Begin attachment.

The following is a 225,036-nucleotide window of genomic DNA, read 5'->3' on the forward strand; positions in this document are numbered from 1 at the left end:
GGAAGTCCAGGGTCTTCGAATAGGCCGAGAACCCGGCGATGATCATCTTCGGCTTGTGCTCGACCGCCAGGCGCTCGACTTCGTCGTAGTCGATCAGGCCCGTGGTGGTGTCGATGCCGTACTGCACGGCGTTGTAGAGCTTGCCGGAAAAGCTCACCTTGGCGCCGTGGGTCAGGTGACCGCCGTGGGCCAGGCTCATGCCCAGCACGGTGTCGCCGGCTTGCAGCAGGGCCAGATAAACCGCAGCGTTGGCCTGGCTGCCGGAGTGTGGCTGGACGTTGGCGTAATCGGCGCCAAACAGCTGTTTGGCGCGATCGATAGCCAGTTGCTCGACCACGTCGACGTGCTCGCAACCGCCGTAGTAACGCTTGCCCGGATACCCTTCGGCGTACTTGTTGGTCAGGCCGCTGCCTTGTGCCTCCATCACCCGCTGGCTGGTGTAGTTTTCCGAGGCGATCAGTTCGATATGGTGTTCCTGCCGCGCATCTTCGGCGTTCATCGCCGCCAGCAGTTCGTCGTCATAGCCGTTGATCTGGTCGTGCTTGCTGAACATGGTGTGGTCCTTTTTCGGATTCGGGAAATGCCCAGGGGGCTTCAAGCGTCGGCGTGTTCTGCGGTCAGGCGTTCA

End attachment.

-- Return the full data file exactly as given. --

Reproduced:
The following is a 225,036-nucleotide window of genomic DNA, read 5'->3' on the forward strand; positions in this document are numbered from 1 at the left end:
GGAAGTCCAGGGTCTTCGAATAGGCCGAGAACCCGGCGATGATCATCTTCGGCTTGTGCTCGACCGCCAGGCGCTCGACTTCGTCGTAGTCGATCAGGCCCGTGGTGGTGTCGATGCCGTACTGCACGGCGTTGTAGAGCTTGCCGGAAAAGCTCACCTTGGCGCCGTGGGTCAGGTGACCGCCGTGGGCCAGGCTCATGCCCAGCACGGTGTCGCCGGCTTGCAGCAGGGCCAGATAAACCGCAGCGTTGGCCTGGCTGCCGGAGTGTGGCTGGACGTTGGCGTAATCGGCGCCAAACAGCTGTTTGGCGCGATCGATAGCCAGTTGCTCGACCACGTCGACGTGCTCGCAACCGCCGTAGTAACGCTTGCCCGGATACCCTTCGGCGTACTTGTTGGTCAGGCCGCTGCCTTGTGCCTCCATCACCCGCTGGCTGGTGTAGTTTTCCGAGGCGATCAGTTCGATATGGTGTTCCTGCCGCGCATCTTCGGCGTTCATCGCCGCCAGCAGTTCGTCGTCATAGCCGTTGATCTGGTCGTGCTTGCTGAACATGGTGTGGTCCTTTTTCGGATTCGGGAAATGCCCAGGGGGCTTCAAGCGTCGGCGTGTTCTGCGGTCAGGCGTTCA